She added: “Now that New Jersey has all these newly homeless, the long-term homeless are now competing for housing.”
The Disaster Housing Task Force, led by the Department of Community Affairs, has identified thousands of rentals in the state for individuals and families displaced by Sandy, spokeswoman Lisa Ryan said in a statement. The task force is also evaluating state and federally owned properties as a housing resource, she said.
For those who were homeless before the storm, Ryan said the federal Homelessness Prevention and Rapid Re-Housing Program offers permanent housing, and the department has grant agreements with several agencies to administer the program.
Many people have been transferred from the government-run shelters to those provided by local churches or, in some cases, ones located in Burlington County, Gyimoty said, while leadership plots a course for the long term.
“We need plans that are more flexible on the ground at this point,” she said.
The Ocean County Board of Social Services said in a statement on Wednesday that its staff was working at state-run shelters with the Federal Emergency Management Agency to identify existing clients and those who might be eligible for benefits as a result of the storm.
Standing beside her nook of belongings in front of a row of wagering booths, Arabia Anderson, 22, had no assurances of where she might go once the Monmouth Park shelter closed. Her life had been peripatetic since the end of summer.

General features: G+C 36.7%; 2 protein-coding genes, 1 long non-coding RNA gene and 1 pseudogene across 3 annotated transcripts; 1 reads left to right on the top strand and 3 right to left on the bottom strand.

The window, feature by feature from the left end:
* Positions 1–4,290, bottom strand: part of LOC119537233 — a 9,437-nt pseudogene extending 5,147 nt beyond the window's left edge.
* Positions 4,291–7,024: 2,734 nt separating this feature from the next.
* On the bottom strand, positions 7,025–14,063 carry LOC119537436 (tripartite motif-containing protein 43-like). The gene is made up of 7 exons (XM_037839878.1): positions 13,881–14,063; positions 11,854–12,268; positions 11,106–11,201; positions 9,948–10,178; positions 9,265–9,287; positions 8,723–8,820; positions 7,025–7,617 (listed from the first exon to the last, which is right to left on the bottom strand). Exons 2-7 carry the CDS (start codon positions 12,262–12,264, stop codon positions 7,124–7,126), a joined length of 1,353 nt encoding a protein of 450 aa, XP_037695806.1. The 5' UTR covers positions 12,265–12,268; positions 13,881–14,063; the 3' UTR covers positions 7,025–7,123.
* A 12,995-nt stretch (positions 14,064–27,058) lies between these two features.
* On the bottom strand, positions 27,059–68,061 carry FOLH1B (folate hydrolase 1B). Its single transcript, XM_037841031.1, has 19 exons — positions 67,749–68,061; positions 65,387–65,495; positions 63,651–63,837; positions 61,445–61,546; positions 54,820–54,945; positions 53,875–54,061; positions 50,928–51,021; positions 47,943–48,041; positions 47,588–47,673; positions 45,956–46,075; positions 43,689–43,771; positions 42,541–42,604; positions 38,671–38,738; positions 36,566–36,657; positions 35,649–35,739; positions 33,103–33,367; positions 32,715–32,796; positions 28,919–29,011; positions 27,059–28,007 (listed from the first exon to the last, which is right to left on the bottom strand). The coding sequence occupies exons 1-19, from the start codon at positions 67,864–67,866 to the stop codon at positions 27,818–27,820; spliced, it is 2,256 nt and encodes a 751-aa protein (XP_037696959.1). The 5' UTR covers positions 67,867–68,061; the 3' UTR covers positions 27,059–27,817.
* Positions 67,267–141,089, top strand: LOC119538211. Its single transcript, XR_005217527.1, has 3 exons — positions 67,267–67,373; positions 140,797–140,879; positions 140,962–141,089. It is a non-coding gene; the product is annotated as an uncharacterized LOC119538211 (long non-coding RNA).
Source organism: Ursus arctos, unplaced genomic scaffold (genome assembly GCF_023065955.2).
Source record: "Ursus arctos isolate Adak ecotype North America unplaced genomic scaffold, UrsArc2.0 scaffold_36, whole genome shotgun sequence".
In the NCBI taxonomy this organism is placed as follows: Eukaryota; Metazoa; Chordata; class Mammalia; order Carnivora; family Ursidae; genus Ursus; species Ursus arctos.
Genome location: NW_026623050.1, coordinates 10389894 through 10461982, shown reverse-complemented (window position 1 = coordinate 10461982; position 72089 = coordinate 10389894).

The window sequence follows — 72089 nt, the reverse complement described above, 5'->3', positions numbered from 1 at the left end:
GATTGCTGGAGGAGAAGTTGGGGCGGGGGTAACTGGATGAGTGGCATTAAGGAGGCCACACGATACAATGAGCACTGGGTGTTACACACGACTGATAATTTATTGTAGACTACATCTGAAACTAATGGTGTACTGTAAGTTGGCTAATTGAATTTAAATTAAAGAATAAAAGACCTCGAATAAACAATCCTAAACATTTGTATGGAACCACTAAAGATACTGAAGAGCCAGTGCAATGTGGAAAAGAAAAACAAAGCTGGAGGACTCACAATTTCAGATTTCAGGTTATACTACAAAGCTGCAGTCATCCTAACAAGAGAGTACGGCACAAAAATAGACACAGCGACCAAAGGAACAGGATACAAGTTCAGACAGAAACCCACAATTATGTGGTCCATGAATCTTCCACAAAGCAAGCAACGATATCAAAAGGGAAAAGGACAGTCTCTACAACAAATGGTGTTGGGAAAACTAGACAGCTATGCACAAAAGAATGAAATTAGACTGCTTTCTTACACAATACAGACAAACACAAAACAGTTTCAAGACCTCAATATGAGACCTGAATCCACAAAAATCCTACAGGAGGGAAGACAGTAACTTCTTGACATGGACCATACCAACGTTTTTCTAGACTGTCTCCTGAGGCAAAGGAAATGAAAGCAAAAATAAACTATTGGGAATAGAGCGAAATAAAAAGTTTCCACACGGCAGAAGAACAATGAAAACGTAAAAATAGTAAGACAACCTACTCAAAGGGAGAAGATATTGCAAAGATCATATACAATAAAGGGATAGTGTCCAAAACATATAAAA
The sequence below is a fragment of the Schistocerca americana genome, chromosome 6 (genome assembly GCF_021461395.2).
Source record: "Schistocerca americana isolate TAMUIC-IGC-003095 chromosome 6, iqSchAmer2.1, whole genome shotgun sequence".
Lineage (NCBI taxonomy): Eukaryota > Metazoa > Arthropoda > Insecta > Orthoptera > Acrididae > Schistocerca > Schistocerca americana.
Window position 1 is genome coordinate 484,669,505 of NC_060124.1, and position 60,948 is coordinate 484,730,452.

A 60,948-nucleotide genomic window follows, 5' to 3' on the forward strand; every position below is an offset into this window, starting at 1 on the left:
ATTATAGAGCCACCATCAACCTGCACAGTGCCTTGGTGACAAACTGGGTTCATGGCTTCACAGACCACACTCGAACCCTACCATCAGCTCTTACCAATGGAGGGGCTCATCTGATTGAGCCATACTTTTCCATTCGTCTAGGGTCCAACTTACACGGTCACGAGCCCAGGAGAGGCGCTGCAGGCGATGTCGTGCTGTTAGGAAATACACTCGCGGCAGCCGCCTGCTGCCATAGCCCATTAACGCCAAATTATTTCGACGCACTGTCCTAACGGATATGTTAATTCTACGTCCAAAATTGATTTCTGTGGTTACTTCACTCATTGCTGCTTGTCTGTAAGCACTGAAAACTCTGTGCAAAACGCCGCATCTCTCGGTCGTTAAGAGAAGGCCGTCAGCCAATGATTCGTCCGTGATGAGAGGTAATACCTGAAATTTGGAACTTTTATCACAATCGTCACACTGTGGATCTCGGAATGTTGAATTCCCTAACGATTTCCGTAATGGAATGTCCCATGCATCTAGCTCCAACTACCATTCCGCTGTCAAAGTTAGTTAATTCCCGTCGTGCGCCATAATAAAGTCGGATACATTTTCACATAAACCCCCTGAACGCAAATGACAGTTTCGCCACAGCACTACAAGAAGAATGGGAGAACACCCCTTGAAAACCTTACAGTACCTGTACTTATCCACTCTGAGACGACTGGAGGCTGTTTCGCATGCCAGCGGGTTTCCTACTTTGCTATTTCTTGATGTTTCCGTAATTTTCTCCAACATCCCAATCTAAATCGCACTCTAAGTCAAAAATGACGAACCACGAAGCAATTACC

Anderson’s boyfriend, Chad Friday, had recently been laid off from his job in Asbury Park because of the off-season lull in business, she said. The couple was then unable to cover their rent in Asbury Park, so, along with their 18-month-old daughter, Paris, assumed a nomadic lifestyle.
They stayed with friends and sank their last $300 into a week’s stay at the Crystal Inn on Route 66 in Neptune. When Sandy hit they huddled with family in Neptune, but were back on their own once the storm passed, she said. They found respite in the green-tiled grandstand of Monmouth Park, where roughly 300 evacuees and displaced people stayed for close to three weeks. With no car, Anderson was unable to get to her job at McDonald’s in Neptune, she said.
As the camp’s refugees headed back into surrounding communities to be with family or to stay in short-term housing, the family stayed — and stayed and stayed — until the camp’s sheltering operation shut down midweek.
“I’m homeless,” she said. “The (police) sergeant told me not to be nervous. A few people here said they’re not just going to kick us out.”
Dan Bedell, a Canadian Red Cross worker on loan to the Camp Freedom operation, said that on Tuesday night there were 31 people left at the shelter and through “various state and other agencies involved” they had found transitional accommodations, including Arabia Anderson.
An Associated Press Member Exchange report.